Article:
Last Thursday in Florida, President Barack Obama grossly misrepresented his record on energy policy in a speech delivered at the University of Miami.
The President first bemoaned the effect of rising fuel costs on average Americans, saying that, “high gas prices are like a tax straight out of your paycheck.” His apparent empathy is belied by his support for a cap-and-trade energy rationing scheme, which makes gas more expensive by design.
Then the President disingenuously took credit for rising oil and gas production in America. While it’s true that there has been a recent increase in production, it occurred despite this Administration’s anti-energy policies. As explained by the Institute for Energy Research, “The reality is that oil production on federal lands is falling, while production on private and state lands is rising.” To put it another way, production is increasing where the President doesn’t have the authority to stop it.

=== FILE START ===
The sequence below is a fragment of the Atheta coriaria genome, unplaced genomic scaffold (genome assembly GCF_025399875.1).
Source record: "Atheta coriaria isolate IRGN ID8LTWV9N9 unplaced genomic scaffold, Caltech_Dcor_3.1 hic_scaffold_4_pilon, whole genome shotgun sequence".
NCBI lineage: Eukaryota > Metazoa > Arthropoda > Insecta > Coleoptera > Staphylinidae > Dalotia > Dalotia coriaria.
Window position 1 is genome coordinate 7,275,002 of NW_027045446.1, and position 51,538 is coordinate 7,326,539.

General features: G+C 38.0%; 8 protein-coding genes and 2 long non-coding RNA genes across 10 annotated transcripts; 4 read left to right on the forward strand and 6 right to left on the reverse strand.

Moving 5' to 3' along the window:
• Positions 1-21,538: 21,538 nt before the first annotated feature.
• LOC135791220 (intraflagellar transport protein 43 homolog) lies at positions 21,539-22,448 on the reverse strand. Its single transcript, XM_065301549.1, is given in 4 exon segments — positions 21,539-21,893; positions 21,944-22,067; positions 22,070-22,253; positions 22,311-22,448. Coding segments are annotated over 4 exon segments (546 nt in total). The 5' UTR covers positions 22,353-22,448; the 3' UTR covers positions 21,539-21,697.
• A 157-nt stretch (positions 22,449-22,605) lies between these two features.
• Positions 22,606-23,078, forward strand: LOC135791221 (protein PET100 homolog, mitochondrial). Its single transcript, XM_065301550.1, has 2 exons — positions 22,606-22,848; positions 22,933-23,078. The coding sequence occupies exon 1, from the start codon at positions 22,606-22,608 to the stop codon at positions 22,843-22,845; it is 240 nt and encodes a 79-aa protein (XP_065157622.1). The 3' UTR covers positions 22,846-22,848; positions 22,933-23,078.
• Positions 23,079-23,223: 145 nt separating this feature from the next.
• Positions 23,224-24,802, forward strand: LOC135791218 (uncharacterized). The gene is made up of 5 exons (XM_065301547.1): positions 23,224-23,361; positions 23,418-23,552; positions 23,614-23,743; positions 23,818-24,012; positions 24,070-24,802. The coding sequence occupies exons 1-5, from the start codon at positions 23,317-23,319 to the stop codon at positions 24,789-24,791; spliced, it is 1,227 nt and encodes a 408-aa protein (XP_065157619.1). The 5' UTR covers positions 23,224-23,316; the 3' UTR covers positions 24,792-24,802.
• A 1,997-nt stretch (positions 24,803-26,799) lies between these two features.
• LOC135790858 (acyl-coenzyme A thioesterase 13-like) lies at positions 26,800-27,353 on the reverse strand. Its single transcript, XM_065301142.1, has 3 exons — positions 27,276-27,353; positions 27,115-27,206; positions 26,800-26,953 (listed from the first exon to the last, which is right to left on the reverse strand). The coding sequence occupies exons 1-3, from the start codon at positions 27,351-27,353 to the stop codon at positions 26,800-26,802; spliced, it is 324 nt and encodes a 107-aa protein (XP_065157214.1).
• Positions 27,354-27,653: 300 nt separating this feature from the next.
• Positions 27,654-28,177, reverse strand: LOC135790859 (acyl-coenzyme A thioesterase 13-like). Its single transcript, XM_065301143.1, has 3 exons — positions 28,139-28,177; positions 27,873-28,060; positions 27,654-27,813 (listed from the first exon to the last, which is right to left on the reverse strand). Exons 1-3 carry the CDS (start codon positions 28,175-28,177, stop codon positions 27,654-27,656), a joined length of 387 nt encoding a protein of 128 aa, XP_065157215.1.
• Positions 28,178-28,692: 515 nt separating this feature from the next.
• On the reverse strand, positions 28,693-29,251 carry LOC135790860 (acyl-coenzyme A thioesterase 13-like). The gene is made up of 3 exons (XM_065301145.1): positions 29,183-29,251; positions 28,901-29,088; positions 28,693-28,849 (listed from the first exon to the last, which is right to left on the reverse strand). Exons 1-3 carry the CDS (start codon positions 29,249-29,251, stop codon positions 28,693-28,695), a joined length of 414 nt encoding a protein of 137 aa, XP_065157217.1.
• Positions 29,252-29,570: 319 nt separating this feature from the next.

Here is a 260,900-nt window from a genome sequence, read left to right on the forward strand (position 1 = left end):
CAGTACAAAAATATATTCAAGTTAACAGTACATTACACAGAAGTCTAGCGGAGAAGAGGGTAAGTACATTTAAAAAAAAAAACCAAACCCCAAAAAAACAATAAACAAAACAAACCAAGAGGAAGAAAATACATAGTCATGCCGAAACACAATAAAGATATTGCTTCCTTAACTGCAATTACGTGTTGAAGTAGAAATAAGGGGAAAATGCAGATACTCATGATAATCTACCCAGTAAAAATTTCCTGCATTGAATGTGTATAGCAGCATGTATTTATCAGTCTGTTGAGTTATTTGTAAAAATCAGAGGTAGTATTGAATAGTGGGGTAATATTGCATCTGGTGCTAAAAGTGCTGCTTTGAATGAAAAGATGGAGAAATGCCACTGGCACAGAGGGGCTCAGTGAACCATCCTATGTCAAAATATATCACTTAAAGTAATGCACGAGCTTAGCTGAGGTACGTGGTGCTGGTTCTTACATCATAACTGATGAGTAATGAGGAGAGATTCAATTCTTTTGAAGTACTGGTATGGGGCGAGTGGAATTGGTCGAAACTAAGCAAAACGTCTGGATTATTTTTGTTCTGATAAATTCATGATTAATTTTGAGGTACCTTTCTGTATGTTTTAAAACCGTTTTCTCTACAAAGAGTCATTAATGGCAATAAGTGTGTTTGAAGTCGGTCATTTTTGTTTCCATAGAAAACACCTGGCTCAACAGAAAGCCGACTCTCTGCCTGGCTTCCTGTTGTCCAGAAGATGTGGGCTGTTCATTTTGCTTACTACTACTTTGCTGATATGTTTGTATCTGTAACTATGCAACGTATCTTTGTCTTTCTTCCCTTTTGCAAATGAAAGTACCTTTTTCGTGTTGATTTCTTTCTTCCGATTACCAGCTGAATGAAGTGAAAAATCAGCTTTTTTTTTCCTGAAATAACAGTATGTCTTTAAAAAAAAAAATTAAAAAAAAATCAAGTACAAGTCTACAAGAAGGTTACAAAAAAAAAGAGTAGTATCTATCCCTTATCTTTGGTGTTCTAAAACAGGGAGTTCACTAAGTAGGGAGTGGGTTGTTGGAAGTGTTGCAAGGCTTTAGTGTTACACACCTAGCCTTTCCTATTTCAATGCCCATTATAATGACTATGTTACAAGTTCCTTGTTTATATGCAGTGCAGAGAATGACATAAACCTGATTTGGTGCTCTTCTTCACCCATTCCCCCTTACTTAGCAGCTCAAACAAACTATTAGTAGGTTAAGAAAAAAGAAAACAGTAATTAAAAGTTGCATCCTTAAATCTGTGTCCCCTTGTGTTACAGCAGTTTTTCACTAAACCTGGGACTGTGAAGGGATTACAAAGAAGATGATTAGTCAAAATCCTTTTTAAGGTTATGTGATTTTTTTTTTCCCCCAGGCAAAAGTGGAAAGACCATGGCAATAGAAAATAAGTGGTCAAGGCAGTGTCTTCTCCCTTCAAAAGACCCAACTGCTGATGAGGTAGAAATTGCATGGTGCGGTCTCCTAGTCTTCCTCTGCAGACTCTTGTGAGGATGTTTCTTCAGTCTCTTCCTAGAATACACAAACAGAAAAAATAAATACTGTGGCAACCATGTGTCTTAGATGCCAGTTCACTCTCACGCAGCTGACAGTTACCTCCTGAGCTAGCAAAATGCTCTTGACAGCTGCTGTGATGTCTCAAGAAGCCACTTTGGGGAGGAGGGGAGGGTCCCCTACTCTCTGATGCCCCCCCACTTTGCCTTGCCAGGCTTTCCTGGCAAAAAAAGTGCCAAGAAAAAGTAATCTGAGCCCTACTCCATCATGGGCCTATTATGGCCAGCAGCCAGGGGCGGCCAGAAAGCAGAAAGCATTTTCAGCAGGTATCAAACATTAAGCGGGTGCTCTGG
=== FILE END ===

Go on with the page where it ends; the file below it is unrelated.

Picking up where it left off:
After misattributing to himself credit for increasing oil production, President Obama touted his record on pipelines, telling the audience that, “Over the last three years my administration has approved dozens of new pipelines, including from Canada.” He failed to mention his unpopular refusal to approve the Keystone XL, a 1,700 mile, shovel-ready pipeline from Alberta to Texas that would create thousands of construction jobs, stimulate tens of billions of dollars in business spending, and generate billions of dollars in tax revenues.
Finally, the President pitched an “all of the above” energy strategy. The primary problem with this approach, as my colleague Chris Horner has noted, is that it draws no lines to exclude the uneconomic. By embracing “all” energy sources, taxpayers are on the hook for green energy boondoggles that can’t exist without subsidies.